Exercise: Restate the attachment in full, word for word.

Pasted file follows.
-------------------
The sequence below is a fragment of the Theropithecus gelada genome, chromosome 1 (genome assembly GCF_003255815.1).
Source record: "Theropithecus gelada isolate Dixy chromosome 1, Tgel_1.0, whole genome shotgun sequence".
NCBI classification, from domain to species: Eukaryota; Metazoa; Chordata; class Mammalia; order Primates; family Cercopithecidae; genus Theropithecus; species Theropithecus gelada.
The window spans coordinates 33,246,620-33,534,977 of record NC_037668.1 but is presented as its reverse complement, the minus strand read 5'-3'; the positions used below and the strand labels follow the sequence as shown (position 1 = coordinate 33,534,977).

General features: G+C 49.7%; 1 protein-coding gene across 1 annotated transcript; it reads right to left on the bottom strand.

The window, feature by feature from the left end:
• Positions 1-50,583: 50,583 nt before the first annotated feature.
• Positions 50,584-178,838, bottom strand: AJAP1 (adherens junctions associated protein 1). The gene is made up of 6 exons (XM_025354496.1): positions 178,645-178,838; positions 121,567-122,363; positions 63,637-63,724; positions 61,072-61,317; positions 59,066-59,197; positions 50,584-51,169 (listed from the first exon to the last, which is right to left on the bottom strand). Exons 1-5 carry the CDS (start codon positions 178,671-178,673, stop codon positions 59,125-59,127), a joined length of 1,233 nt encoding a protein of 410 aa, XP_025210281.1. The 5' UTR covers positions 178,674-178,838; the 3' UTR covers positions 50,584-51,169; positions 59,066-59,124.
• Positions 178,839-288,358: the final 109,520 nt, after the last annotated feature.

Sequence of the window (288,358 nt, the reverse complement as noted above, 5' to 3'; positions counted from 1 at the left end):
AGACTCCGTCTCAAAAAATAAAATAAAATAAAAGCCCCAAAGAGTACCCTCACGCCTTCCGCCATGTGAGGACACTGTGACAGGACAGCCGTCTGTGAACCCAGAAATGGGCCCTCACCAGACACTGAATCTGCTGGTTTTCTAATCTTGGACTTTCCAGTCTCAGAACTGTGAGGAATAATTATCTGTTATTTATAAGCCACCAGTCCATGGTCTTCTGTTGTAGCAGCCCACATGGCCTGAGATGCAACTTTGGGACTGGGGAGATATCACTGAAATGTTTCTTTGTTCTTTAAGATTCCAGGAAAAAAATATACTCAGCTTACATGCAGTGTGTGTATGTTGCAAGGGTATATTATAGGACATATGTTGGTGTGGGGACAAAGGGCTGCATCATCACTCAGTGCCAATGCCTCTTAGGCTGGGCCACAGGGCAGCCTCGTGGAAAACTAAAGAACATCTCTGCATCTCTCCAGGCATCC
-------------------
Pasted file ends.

The sequence below is a fragment of the Theropithecus gelada genome, chromosome 1 (genome assembly GCF_003255815.1).
Source record: "Theropithecus gelada isolate Dixy chromosome 1, Tgel_1.0, whole genome shotgun sequence".
NCBI classification, from domain to species: Eukaryota; Metazoa; Chordata; class Mammalia; order Primates; family Cercopithecidae; genus Theropithecus; species Theropithecus gelada.
The window spans coordinates 33,246,620-33,534,977 of record NC_037668.1 but is presented as its reverse complement, the minus strand read 5'-3'; the positions used below and the strand labels follow the sequence as shown (position 1 = coordinate 33,534,977).

General features: G+C 49.7%; 1 protein-coding gene across 1 annotated transcript; it reads right to left on the bottom strand.

The window, feature by feature from the left end:
• Positions 1-50,583: 50,583 nt before the first annotated feature.
• Positions 50,584-178,838, bottom strand: AJAP1 (adherens junctions associated protein 1). The gene is made up of 6 exons (XM_025354496.1): positions 178,645-178,838; positions 121,567-122,363; positions 63,637-63,724; positions 61,072-61,317; positions 59,066-59,197; positions 50,584-51,169 (listed from the first exon to the last, which is right to left on the bottom strand). Exons 1-5 carry the CDS (start codon positions 178,671-178,673, stop codon positions 59,125-59,127), a joined length of 1,233 nt encoding a protein of 410 aa, XP_025210281.1. The 5' UTR covers positions 178,674-178,838; the 3' UTR covers positions 50,584-51,169; positions 59,066-59,124.
• Positions 178,839-288,358: the final 109,520 nt, after the last annotated feature.

Sequence of the window (288,358 nt, the reverse complement as noted above, 5' to 3'; positions counted from 1 at the left end):
AGACTCCGTCTCAAAAAATAAAATAAAATAAAAGCCCCAAAGAGTACCCTCACGCCTTCCGCCATGTGAGGACACTGTGACAGGACAGCCGTCTGTGAACCCAGAAATGGGCCCTCACCAGACACTGAATCTGCTGGTTTTCTAATCTTGGACTTTCCAGTCTCAGAACTGTGAGGAATAATTATCTGTTATTTATAAGCCACCAGTCCATGGTCTTCTGTTGTAGCAGCCCACATGGCCTGAGATGCAACTTTGGGACTGGGGAGATATCACTGAAATGTTTCTTTGTTCTTTAAGATTCCAGGAAAAAAATATACTCAGCTTACATGCAGTGTGTGTATGTTGCAAGGGTATATTATAGGACATATGTTGGTGTGGGGACAAAGGGCTGCATCATCACTCAGTGCCAATGCCTCTTAGGCTGGGCCACAGGGCAGCCTCGTGGAAAACTAAAGAACATCTCTGCATCTCTCCAGGCATCC